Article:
PPD will acquire patents from Eli Lilly for dapoxetine, a compound under development for treatment of genitourinary disorders, for $65 million in cash. PPD developed the compound through Phase II clinical trials under a 1998 licensing agreement with Lilly. Dapoxetine was sublicensed in 2001 to Alza, a drug delivery technology firm owned by Johnson & Johnson, for Phase III trials, manufacturing, and marketing. Under the new agreement, PPD will pay Lilly an undisclosed royalty on sales of dapoxetine. PPD will also receive royalty and milestone payments from Alza. Dapoxetine is currently in Phase III trials for treating premature ejaculation.

Prices rise in November

U.S. chemical prices rose in November, according to the latest data from the Labor Department. The producer price index for chemicals and allied products was 162.2 (1982 = 100), up 0.2% from October and 3.8% from November 2002. The index for industrial chemicals slipped less than 0.1% to 140.7 in November from the previous month. However, it increased 5.3% from its year-earlier level.

Atofina deals in Mexico

Atofina is selling its 43% interest in Mexichem to its partner, Mexico's Grupo Industrial Camesa (Gicsa). Mexichem has annual sales of $185 million and employs 1,000 people at nine Mexican plants making chlor-alkali, hydrochloric acid, potassium chlorate, and polyvinyl chloride. The firm was formed through the 1998 merger of Gicsa's Química Pennwalt and Atofina's Polímeros de México. Atofina is also buying out Gicsa's 49% stake in organic peroxides maker Atofina Peroxidos.

Drugs made in plants advance

Two new deals are advancing the manufacture of pharmaceuticals in plants. SemBioSys Genetics will use its safflower-based biotechnology to develop plant-derived docosahexaenoic acid (DHA) for Martek Biosciences. Marteck currently makes DHA, a baby formula supplement, via microbial fermentation. SemBioSys will receive up to $10 million in research and milestone payments plus royalties on product sales. Separately, DFB Pharmaceuticals has acquired Phyton, a developer of plant cell fermentation techniques. Phyton currently manufactures the cancer treatment paclitaxel.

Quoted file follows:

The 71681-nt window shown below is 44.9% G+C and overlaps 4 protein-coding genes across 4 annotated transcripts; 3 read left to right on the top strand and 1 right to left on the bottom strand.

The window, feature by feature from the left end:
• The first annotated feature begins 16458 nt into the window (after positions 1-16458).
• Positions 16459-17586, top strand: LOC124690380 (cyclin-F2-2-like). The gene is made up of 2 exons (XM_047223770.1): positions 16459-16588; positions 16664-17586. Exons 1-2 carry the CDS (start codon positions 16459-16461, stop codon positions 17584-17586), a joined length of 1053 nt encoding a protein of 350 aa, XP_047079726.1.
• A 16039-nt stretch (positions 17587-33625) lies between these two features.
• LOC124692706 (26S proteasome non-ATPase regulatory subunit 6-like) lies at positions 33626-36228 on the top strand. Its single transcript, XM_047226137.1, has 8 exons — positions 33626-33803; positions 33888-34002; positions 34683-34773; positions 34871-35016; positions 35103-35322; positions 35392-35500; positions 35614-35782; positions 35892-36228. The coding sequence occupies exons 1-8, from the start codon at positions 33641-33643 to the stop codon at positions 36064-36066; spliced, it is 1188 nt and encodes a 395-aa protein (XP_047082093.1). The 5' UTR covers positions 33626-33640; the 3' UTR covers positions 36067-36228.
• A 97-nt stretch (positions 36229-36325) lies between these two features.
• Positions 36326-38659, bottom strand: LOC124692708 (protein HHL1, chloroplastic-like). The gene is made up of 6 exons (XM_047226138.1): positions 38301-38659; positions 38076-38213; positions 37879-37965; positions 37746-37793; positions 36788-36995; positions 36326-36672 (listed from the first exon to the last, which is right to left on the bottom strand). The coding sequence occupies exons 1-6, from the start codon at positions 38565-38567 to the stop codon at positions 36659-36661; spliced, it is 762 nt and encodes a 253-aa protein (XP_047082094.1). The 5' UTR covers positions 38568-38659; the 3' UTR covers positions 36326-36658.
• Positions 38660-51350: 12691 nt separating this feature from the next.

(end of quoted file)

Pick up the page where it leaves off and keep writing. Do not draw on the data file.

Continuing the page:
LG supplies Taiwanese firm

LG Chem has agreed to supply polarizing film to Dyma System Taiwan, which will in turn produce finished polarizers in a plant that is scheduled to open in April. Polarizers are a key component of thin-film transistor liquid-crystal displays (TFT-LCDs). South Korea-based LG Chem is one of four polarizer manufacturers worldwide; the other three are Japanese. LG expects that the Dyma deal will enable it to capture 30% of the Taiwanese polarizer market, where its share is now only 2%. Taiwan, where many TFT-LCD-based devices are produced, accounts for 30% of the global polarizer market.

Bayer boosts MDI, aniline

Bayer will expand capacity for urethane raw material methylene diphenyl diisocyanate (MDI) in Baytown, Texas, and Tarragona, Spain, by 2006. Baytown's capacity will increase 30% to 300,000 metric tons, and Tarragona's will rise 50% to 150,000 metric tons. Overall, Bayer's worldwide MDI capacity of about 800,000 metric tons will be boosted to 920,000 metric tons. Production of aniline, an MDI feedstock, will be increased in Antwerp, Belgium. The expansions accompany Bayer's recently announced plans to expand MDI capacity in Caojing, China in a two-stage project (C&EN, Nov. 17, 2003, page 19).

Norsk Hydro shapes lineup

Norsk Hydro will sell 80.1% of its Pronova Biocare subsidiary to Norway's Ferd for $24.4 million. Pronova specializes in marine-derived omega-3 fatty acids for pharmaceutical and consumer product use. The sale is part of Norsk Hydro's plan to focus on core activities. As part of that strategy, the company is also spinning off its fertilizers unit through an initial public offering planned for the Oslo stock exchange in March 2004. The unit, Hydro Agri, will take the name Yara upon demerger.


DuPont will expand capacity for ethylene vinyl acetate and adhesive resins at its plant in Antwerp, Belgium. The company says the project will be complete in early 2004 following conversion of a linear low-density tubular reactor.

PetroChina subsidiary Liaoyang Petrochemical has hired UOP to supply technology, basic engineering, and equipment for a 350,000-metric-ton-per-year p-xylene plant. The unit, the company's second, is scheduled to open in 2006.

Kemira has acquired Akzo Nobel's general industrial liquid coatings business in Hungary. Kemira will integrate the operations, which had 2002 sales of about $1.5 million, into its own Tikkurila Coatings division.

Basell is building a 60,000-metric-ton-per-year polypropylene compounding plant in Suzhou Industrial Park, China. Basell says the plant will strengthen the company's presence in the automotive, appliance, and industrial sectors when it opens in early 2005.

InnoCentive, the website where companies can post their tough R&D problems, recently sponsored its first "virtual scientific competition," in cooperation with Moscow State University's chemistry department. More than 500 young scientists from Russia, as well as Russian students elsewhere, participated.

Tenneco Automotive, a maker of car exhaust and shock absorber systems, has entered a licensing agreement with DuPont to develop a line of retail car wash, wax, and cleaning products incorporating both the DuPont name and its Teflon brand.

Rhodia has concluded a debt-refinancing agreement with its 23 creditor banks. The company says it is continuing discussions to defer repayment of a $290 million loan from private U.S. investors.